All the people saw him walking and heard him praising God. 10 When they realized he was the lame beggar they had seen so often at the Beautiful Gate, they were absolutely astounded! 11 They all rushed out in amazement to Solomon’s Colonnade, where the man was holding tightly to Peter and John.
12 Peter saw his opportunity and addressed the crowd. “People of Israel,” he said, “what is so surprising about this? And why stare at us as though we had made this man walk by our own power or godliness? 13 For it is the God of Abraham, Isaac, and Jacob—the God of all our ancestors—who has brought glory to his servant Jesus by doing this. This is the same Jesus whom you handed over and rejected before Pilate, despite Pilate’s decision to release him. 14 You rejected this holy, righteous one and instead demanded the release of a murderer. 15 You killed the author of life, but God raised him from the dead. And we are witnesses of this fact!
16 “Through faith in the name of Jesus, this man was healed—and you know how crippled he was before. Faith in Jesus’ name has healed him before your very eyes. – Acts 3:9-16 [NLT]
Do you enjoy asking questions? Are you good at it? I love to ask questions. It’s an art that I’ve sought to develop over the years. Some say I’m pretty good at it. Questions can probe a false belief to test it’s strength. Questions can frame a discussion for one purpose or another. It may be an overreach to say that there is no such thing as an unbiased question. But most questions carry with them a motive or bias of understanding and intent.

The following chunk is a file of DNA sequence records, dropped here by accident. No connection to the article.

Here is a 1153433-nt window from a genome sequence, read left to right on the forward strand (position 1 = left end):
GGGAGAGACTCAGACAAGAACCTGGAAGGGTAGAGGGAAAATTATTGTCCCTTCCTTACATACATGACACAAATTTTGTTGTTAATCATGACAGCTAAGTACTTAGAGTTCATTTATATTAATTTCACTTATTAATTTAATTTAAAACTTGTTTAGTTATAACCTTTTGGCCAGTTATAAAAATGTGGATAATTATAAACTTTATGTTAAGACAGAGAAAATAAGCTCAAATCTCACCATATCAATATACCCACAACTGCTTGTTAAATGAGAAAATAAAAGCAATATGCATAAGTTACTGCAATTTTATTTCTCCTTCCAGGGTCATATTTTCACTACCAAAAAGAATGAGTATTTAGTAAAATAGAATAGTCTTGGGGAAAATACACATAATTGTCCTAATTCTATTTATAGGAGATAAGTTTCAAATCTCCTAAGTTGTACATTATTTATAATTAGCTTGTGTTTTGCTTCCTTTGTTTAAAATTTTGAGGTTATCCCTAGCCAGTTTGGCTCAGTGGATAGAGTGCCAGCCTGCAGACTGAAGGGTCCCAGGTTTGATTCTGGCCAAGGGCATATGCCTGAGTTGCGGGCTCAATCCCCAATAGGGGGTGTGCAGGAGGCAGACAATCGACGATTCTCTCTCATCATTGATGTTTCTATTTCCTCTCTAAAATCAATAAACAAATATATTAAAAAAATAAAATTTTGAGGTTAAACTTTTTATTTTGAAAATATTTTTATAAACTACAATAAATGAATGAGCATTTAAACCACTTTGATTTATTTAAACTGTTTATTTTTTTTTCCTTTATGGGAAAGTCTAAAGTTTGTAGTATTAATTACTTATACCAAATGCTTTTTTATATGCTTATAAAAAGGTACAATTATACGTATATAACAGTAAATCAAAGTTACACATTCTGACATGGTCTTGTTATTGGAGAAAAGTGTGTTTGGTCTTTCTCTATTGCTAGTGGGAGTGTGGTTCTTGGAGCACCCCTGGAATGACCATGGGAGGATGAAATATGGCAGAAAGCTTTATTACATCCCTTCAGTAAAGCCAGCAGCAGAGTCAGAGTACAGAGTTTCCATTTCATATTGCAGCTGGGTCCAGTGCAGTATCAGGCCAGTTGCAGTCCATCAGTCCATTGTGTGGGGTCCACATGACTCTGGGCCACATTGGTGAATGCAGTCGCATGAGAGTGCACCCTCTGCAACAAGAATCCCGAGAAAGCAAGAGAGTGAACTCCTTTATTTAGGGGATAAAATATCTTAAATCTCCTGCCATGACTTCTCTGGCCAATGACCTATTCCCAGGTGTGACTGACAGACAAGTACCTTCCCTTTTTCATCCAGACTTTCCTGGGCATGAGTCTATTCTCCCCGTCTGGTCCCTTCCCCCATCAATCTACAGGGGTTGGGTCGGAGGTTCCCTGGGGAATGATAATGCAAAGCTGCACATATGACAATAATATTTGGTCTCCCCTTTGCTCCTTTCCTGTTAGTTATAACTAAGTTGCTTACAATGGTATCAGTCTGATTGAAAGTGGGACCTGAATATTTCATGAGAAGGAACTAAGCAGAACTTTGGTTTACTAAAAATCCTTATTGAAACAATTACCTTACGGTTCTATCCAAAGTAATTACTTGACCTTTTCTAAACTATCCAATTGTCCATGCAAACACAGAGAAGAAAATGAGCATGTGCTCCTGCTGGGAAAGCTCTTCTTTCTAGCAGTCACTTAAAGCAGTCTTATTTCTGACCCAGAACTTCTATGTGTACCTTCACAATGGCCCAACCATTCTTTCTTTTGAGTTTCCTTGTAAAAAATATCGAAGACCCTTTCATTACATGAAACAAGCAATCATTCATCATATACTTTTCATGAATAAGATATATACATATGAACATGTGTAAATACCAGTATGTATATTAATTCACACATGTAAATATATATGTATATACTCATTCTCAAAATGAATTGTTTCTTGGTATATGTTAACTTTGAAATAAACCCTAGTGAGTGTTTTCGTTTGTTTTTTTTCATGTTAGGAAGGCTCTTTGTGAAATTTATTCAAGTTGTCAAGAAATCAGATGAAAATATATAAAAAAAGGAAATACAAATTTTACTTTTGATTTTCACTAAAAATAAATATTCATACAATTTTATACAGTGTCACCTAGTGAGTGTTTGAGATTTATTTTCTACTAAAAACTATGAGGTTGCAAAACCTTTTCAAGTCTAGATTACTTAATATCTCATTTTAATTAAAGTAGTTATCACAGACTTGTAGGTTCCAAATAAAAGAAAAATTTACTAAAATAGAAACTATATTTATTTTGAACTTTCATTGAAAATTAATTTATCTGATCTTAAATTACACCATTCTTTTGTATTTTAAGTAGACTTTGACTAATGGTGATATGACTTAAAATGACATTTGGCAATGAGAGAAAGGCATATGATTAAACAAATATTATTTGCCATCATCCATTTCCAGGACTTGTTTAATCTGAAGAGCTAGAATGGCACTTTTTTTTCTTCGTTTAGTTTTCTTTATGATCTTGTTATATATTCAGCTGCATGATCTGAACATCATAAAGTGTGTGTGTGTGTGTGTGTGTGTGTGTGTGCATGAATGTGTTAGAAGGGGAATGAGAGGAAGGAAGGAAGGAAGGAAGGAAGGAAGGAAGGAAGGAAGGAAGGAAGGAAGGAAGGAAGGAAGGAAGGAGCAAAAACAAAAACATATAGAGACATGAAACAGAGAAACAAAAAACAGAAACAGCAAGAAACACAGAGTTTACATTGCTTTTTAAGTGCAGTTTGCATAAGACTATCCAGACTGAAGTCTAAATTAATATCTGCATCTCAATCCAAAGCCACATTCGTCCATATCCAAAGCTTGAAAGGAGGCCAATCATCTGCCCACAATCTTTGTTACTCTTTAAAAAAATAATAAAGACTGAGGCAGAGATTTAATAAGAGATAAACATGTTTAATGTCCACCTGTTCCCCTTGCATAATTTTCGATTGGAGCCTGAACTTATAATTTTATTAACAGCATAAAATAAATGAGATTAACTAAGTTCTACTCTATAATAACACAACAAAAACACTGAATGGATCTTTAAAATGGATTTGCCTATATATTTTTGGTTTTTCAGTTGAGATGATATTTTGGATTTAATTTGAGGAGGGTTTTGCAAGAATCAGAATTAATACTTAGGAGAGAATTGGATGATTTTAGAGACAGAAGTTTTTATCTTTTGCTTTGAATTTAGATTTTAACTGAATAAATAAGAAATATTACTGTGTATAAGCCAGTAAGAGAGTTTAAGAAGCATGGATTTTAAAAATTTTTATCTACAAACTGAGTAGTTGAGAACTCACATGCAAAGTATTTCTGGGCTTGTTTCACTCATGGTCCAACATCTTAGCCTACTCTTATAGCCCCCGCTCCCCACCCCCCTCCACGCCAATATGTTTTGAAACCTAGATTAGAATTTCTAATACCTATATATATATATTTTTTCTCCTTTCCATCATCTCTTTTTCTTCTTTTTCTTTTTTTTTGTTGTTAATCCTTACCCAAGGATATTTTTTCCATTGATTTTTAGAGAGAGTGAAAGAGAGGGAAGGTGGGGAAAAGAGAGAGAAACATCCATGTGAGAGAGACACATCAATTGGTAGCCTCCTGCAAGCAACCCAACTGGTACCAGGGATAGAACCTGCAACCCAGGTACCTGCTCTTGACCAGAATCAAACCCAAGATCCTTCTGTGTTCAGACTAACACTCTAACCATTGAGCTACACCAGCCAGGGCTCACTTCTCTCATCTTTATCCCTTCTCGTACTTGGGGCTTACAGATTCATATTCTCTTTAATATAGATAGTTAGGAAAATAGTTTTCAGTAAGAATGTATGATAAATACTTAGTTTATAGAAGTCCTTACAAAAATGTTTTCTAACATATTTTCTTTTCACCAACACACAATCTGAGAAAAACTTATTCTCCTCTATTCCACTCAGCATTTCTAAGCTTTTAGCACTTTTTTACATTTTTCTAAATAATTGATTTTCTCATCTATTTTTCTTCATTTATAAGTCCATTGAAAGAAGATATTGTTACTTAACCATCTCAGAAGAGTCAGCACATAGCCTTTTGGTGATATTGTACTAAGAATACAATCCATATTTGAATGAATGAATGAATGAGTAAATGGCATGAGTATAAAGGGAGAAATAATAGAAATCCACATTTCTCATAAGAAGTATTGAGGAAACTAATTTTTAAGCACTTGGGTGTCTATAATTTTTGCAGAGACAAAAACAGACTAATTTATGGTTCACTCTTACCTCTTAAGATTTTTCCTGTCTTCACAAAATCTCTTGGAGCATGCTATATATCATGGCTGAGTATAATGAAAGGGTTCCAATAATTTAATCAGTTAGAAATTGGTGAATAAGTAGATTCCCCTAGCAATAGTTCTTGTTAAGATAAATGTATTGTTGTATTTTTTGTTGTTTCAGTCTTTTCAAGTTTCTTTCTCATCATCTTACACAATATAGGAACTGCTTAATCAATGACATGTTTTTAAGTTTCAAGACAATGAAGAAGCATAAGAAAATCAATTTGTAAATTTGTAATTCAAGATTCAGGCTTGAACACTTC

Peter asks a question here that is on my list of the top ten questions in the Bible. Peter asks, “what is so surprising about this? And why stare at us as though we had made this man walk by our own power or godliness?” While it is actually two questions the two are related, and the follow-up tells us of his motive for asking the first.
The answer to the first question is obvious to me. I’d say, “Because this guy was lame and constantly begging for money. Now he’s healed and praising God! This is unusual.” I’d be tempted to add, “Duh!” But Peter doesn’t really want an answer to the first question. He is more interested in engaging the people to think about the second question. He asks, in effect, “Do you think we did this?”
While they may be ready to deny Peter’s ability to perform such a miracle, they’re not necessarily really ready for the alternative. No, Peter and John didn’t do this. God did it. Jesus’ name, and faith in him were the instruments of miraculous healing. Jesus is at work and he wants his work to impact the lives of healed lame men and also those who hear of that healing, and see the man now healed and walking. So Peter asks the question to engage them in that discovery.
What question would Peter ask you? What would God want to reveal in your heart, your faith, and your world view? Is there something you might reexamine, reconsider, and repent of? That’s between you and the Holy Spirit. But for now, I do leave you with the question: “Do these words stir something in you that needs your attention and God’s grace?